BC Cancer Foundation CEO Sarah Roth talks raising money in tough times

The organization is currently raising what it calls the largest health campaign in B.C. history.

BC Cancer Foundation

The organization is currently raising what it calls the largest health campaign in B.C. history 

Sarah Roth is no stranger to the tragedy that is losing a family member. Before she even knew her biological father, he was killed by a drunk driver while riding a bicycle in Ireland. Her American mother (they met while skiing in Vermont) returned home and gave birth to Roth in New York. Eventually, she met the man Roth calls her father and the pair raised Roth in New Jersey.  

Growing up, Roth had three brothers. She lost two of them before she was 18—one to a car accident, one to suicide. So when she says that the value of life and investing in health is everything to her, one can’t help but believe it.  

In 2006, Roth was married with two young kids in Boston. She had earned an MBA in business administration from Northeastern University and had been part of two multi-billion-dollar campaigns for Boston Children’s and NewYork-Presbyterian hospitals when she and her family visited Vancouver.

“We just fell in love with it,” she recalls. “We rode our bikes to UBC and said, Wouldn’t it be amazing to work here? When you live here, you don’t realize that piece of land that the university is on is breathtaking.”  

She kept her eye on UBC’s website and, when she saw a role for the assistant dean of the medical school, she sent in her resume. “I think Canadians still look up to what happens in the U.S., especially in philanthropy, because the U.S. is a real leader in that field,” she says. She got the job. 

In 2016, she joined the BC Cancer Foundation as CEO. One of her main duties in that role has been “re-defining who we are for British Columbians,” she says. A big proportion of the foundation’s dollars are spent funding research, as the public generally expects, but she realized soon after joining that the organization couldn’t just be about that.  

“Our role is to support deeply personal cancer journeys,” Roth explains. “I have a deep belief that, from the moment you’re diagnosed, philanthropy plays a very important role in all aspects of that journey. And we need more of it, because the public health system is so strained. So we work both internally and externally to position us as the hope for patients in all aspects, whether that’s supporting mental health, which we weren’t doing, to funding new equipment and screening programs.”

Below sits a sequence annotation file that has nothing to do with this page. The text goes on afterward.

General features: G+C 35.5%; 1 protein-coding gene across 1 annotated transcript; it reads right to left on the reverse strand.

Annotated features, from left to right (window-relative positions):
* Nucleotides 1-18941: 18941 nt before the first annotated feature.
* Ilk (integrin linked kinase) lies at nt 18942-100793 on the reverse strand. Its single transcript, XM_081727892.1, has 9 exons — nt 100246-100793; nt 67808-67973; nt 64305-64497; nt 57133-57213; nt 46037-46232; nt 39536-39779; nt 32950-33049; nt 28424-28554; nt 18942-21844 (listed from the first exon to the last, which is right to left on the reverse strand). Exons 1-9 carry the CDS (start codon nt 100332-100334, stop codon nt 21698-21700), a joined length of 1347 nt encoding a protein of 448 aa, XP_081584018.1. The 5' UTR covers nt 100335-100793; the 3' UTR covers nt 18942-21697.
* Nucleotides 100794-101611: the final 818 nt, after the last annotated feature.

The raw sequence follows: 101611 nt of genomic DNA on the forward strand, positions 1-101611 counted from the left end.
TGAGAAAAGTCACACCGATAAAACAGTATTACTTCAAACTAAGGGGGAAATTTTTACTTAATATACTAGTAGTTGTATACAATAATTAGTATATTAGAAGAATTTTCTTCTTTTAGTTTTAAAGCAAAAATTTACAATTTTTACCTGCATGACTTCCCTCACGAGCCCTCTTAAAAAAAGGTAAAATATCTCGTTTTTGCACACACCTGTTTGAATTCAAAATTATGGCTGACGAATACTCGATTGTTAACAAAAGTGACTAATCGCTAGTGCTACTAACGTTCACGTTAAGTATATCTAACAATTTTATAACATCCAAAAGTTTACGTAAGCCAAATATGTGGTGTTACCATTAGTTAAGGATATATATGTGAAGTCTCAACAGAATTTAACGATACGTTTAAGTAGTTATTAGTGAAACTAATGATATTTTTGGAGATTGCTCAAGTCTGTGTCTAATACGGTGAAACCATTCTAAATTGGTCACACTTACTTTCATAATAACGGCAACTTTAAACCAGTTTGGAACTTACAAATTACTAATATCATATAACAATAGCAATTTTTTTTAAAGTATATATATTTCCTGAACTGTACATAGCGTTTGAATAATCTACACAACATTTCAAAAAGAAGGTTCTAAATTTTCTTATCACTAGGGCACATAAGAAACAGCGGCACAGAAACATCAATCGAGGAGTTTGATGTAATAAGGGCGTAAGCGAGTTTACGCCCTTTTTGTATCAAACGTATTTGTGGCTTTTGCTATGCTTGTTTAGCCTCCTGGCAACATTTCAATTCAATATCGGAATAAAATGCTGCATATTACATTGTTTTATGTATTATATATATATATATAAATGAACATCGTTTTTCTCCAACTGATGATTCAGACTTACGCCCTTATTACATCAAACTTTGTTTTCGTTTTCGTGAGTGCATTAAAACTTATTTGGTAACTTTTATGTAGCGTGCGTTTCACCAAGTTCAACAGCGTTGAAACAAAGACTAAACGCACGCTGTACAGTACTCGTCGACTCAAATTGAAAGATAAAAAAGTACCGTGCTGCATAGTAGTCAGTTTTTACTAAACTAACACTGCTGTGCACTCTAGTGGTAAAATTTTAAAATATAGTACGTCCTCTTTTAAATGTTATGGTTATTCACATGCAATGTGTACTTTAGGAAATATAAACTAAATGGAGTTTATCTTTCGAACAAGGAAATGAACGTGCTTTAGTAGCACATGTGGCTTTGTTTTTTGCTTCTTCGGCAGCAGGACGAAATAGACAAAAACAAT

Since her time at the helm, the foundation has almost doubled its revenue, according to Roth. That hasn’t been easy, especially in recent years as the amount of philanthropic dollars up for grabs has diminished significantly. 

“If you’re telling the story well and you’re being clear and transparent about the impact of donor dollars, it won’t be hard,” The foundation’s revenue declined in COVID as it couldn’t hold events, but Roth resisted any urge to send out crisis messaging. “We were very clear that, you know, cancer doesn’t stop because of COVID. In fact, it becomes harder for people to access care. So we came out with a message of strength—keep investing, we have a great cancer system. Even though we were as worried as everyone else. You need to have trust and confidence and be inspired by the organization. That’s something I take to heart and ensure we’re focused on.” 

As the foundation embarks on a mission to raise $500 million in what it’s calling the most ambitious health campaign in B.C. history, Roth is confident. The money is earmarked for, among other things, equipping cancer centres in Surrey and Burnaby and accelerating advances in radiation therapy.  

“John Horgan, I think he had 35 rounds of radiation. That’s hard on your body, it’s exhausting,” says Roth, who would like to take that number way down. “We want to be there when BC Cancer says, We see potential here, we need the funding to do a trial.” 

According to the Government of Canada, about two in every five Canadians are expected to develop cancer at some point in their lives. “This is, in my opinion, one of the most important areas to invest in,” says Roth. “The dollars stay here, and they’re given to the people we employ. That’s also important—wanting people to stay here and thrive here.”